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Never send or receive money or give away your bank details to someone you've only met online, no matter how much you trust them or believe their story.Pick a reputable dating website and use the site's messaging service.
” or “'Like' if you're outraged by this new policy!If you're a regular Facebook user, you're pretty much guaranteed to run across lots of “like-farming” scammers – maybe without ever even realizing it.At best, these like-farming pages clutter your friends' feeds, crowding out content they actually want to see (and possibly making them annoyed with you, for drowning their feeds in such noise); at worst they put your personal information in the hands of unscrupulous marketers, or help spread dangerous computer viruses and other forms of malware. Facebook policy forbids it, though of course scammers and con artists by definition tend not to follow the rules.The data also found the five frauds most on the rise in the last few years, with computer-fixing being the one with the biggest growth: Gareth Shaw, a money expert at Which?, said: 'As more information is available about us online than ever before, fraudsters are finding it much easier to know who to target and how.'These criminals are constantly finding new ways to rip us off and those tackling fraud should be upping their game.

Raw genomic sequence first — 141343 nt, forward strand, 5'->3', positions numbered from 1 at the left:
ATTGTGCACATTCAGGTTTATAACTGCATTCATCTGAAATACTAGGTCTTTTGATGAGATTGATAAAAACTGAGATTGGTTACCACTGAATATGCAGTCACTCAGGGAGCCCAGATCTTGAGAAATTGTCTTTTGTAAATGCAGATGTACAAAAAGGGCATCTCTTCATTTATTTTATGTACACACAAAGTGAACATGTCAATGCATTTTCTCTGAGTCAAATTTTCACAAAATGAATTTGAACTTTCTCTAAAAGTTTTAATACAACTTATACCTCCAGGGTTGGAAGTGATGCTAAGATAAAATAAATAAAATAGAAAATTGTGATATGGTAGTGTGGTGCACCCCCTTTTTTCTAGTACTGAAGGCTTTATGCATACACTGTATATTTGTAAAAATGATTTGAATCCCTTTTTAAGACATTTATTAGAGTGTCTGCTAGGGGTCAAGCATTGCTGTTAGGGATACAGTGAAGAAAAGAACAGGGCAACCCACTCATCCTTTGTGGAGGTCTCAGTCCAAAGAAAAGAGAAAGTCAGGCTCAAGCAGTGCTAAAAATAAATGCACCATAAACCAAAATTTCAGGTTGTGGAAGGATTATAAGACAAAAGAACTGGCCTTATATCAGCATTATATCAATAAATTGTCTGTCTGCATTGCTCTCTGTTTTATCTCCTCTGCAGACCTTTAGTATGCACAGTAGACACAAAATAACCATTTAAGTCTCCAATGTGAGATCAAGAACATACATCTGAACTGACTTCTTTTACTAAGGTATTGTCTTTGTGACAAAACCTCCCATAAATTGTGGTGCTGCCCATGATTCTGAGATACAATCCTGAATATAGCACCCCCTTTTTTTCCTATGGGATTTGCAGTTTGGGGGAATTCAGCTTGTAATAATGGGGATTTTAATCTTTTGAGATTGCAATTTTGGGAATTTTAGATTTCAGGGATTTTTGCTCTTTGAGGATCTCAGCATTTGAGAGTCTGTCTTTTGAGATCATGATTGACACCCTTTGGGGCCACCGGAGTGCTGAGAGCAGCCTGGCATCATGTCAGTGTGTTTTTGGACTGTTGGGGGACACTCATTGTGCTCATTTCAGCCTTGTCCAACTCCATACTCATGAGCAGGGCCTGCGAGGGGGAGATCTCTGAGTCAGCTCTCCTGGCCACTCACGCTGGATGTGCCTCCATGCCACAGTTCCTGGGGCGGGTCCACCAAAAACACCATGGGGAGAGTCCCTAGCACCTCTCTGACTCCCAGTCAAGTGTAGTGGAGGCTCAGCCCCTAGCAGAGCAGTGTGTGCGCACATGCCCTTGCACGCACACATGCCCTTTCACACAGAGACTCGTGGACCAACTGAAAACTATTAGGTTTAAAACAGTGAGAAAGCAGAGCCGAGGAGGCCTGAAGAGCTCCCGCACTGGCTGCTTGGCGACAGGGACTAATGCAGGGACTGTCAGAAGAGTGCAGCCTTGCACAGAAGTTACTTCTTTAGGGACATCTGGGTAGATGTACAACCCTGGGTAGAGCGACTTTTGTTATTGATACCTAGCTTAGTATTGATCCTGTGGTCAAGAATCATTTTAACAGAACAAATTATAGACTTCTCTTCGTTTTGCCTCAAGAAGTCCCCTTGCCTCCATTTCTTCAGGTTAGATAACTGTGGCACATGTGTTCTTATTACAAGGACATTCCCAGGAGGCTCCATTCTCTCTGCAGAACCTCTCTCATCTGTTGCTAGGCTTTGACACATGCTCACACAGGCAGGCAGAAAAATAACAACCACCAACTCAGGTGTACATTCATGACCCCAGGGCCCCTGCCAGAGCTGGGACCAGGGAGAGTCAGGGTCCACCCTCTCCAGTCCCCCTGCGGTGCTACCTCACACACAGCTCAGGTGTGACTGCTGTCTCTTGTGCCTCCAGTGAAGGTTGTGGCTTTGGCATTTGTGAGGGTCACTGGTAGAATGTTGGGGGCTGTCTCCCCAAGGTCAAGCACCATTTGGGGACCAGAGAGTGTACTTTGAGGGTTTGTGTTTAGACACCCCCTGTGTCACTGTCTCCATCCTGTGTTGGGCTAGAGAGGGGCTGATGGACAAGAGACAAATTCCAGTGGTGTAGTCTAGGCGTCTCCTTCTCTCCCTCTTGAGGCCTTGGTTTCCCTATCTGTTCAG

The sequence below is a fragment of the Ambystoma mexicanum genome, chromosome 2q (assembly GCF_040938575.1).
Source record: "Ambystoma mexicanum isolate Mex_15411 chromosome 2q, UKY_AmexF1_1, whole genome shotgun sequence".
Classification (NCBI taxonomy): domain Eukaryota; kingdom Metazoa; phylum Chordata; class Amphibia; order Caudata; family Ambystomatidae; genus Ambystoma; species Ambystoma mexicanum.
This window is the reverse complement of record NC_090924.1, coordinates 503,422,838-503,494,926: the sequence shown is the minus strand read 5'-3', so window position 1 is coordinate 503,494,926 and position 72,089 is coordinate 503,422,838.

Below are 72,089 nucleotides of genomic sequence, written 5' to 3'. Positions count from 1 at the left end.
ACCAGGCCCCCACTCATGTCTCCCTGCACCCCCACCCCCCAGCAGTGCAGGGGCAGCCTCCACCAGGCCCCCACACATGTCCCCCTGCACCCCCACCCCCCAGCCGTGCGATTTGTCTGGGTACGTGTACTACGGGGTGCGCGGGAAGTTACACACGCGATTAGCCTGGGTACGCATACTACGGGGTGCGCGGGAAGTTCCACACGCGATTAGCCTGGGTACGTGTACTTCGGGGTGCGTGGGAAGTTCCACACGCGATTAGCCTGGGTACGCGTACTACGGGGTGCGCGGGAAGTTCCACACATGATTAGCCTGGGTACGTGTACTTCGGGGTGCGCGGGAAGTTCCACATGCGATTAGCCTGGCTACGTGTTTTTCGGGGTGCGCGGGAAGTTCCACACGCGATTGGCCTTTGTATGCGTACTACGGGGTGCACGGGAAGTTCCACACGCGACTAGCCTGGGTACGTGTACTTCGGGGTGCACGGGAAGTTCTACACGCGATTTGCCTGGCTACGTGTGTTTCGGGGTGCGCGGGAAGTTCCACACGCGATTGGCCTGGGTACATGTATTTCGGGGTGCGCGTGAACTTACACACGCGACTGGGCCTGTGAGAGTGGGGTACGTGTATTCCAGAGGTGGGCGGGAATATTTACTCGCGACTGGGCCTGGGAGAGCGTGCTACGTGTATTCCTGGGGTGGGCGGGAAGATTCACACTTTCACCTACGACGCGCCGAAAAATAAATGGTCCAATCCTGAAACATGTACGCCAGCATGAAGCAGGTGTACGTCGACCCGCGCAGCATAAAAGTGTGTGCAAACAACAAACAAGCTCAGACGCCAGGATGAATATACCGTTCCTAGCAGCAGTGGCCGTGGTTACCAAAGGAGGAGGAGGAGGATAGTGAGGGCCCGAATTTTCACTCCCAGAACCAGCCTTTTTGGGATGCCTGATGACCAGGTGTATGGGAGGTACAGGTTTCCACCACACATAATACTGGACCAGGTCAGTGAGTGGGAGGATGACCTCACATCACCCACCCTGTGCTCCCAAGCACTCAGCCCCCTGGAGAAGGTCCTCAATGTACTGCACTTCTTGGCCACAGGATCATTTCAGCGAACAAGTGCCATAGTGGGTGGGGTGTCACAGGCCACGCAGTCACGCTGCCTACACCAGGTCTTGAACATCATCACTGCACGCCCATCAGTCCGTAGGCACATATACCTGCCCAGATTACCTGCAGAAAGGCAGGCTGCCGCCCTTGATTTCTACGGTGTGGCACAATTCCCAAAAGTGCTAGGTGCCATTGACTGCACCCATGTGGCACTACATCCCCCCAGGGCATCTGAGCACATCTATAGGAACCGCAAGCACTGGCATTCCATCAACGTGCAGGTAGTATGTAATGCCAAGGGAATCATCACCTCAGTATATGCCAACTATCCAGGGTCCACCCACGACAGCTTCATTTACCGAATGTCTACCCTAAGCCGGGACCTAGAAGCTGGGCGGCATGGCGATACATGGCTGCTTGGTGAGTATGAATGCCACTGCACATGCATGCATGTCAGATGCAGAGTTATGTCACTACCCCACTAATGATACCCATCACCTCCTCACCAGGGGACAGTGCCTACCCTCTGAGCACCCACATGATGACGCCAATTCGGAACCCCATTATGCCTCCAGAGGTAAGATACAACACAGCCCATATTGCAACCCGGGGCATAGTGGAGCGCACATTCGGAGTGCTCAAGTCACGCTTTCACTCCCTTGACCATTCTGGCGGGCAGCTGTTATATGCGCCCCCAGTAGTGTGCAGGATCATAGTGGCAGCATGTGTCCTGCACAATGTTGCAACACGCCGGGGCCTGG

This compares to a national average of 11 per 100,000, according to figures from anti-cyber crime centre Action Fraud over the past three years. Meanwhile, Surrey saw the most incidents of investment fraud, with 21 reports per 100,000 people, compared with an average of 13.